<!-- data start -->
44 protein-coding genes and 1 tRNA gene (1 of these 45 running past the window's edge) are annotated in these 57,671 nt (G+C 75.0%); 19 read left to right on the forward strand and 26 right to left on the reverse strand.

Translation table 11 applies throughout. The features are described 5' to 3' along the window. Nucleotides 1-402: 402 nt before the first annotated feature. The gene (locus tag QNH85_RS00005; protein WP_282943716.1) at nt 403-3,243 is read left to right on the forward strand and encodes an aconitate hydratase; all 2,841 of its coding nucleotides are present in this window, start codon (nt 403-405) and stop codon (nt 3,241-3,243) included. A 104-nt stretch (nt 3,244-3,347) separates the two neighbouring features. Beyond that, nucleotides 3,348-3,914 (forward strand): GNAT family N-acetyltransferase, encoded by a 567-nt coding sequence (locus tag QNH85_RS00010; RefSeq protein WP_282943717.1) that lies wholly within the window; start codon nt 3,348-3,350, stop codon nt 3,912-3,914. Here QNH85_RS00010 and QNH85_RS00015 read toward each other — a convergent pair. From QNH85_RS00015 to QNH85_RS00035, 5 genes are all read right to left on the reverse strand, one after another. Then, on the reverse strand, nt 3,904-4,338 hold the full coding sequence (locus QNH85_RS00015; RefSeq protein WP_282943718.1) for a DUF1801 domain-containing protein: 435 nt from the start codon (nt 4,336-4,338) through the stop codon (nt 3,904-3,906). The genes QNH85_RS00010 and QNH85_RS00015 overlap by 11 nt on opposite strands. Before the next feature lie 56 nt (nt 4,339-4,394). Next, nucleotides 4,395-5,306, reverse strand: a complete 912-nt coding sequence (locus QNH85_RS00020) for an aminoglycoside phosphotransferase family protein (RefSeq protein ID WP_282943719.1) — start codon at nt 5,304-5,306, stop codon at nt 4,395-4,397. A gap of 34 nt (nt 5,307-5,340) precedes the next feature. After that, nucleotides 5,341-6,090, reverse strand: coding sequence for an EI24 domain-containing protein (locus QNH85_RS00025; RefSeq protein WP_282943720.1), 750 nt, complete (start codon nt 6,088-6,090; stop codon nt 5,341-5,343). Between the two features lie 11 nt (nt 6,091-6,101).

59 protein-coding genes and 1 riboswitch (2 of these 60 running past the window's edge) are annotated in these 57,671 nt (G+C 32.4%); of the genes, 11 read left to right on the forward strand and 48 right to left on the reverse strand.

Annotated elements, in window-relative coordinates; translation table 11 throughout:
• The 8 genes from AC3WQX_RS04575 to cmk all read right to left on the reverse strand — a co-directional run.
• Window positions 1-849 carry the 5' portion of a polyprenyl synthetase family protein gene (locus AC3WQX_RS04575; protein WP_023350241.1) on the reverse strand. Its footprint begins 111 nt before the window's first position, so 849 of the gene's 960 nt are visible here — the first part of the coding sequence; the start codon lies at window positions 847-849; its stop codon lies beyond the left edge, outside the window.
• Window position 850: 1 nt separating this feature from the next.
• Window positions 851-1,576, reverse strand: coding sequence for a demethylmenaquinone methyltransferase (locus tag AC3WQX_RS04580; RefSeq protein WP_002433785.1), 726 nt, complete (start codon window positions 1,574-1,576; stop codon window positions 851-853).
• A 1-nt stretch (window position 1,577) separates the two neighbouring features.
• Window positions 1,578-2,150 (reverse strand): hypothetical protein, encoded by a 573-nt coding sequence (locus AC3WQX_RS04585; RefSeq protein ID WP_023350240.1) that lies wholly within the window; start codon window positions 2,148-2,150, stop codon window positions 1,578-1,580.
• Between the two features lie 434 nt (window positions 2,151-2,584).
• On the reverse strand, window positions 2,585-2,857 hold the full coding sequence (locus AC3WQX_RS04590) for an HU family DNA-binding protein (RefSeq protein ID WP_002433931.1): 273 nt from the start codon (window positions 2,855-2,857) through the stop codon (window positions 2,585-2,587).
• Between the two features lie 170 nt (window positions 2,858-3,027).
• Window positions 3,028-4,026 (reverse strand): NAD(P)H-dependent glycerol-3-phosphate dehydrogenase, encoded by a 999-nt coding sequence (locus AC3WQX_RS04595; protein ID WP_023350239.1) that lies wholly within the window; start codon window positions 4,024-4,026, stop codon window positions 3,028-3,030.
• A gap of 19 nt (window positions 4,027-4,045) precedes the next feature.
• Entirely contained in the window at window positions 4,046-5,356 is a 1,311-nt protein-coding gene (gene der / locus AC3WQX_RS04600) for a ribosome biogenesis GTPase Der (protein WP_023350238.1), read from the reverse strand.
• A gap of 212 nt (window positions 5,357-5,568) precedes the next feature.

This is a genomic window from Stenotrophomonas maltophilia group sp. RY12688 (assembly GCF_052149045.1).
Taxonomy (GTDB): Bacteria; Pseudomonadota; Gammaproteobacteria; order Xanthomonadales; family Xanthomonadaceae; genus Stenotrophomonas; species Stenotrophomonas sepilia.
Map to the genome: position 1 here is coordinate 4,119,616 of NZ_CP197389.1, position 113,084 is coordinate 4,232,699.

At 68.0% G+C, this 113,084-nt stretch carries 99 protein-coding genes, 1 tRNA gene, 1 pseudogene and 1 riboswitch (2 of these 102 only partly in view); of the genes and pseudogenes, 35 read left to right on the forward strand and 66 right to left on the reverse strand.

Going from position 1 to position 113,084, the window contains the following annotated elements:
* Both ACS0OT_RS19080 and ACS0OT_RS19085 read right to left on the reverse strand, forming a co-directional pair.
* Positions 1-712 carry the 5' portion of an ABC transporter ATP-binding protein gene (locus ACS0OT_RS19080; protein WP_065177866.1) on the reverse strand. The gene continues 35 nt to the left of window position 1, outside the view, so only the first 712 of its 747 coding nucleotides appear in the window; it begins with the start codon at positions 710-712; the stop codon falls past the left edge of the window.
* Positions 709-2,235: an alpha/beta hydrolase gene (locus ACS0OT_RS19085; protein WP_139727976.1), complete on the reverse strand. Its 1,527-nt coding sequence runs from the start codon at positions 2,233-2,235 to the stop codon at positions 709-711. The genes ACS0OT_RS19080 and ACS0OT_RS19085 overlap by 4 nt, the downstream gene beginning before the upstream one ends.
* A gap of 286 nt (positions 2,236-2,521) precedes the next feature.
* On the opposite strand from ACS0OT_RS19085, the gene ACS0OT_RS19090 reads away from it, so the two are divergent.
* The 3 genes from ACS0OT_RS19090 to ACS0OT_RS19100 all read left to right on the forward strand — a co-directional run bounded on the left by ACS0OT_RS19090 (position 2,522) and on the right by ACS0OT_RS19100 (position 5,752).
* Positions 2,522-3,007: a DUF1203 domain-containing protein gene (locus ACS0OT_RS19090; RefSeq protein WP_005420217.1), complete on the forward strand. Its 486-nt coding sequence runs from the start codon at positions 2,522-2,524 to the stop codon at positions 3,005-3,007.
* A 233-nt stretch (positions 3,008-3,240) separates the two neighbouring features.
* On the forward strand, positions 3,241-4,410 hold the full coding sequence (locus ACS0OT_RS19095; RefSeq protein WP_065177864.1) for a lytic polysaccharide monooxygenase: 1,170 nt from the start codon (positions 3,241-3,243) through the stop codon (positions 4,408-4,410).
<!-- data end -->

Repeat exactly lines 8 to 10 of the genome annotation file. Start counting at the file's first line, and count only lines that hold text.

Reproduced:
• Window positions 851-1,576, reverse strand: coding sequence for a demethylmenaquinone methyltransferase (locus tag AC3WQX_RS04580; RefSeq protein WP_002433785.1), 726 nt, complete (start codon window positions 1,574-1,576; stop codon window positions 851-853).
• A 1-nt stretch (window position 1,577) separates the two neighbouring features.
• Window positions 1,578-2,150 (reverse strand): hypothetical protein, encoded by a 573-nt coding sequence (locus AC3WQX_RS04585; RefSeq protein ID WP_023350240.1) that lies wholly within the window; start codon window positions 2,148-2,150, stop codon window positions 1,578-1,580.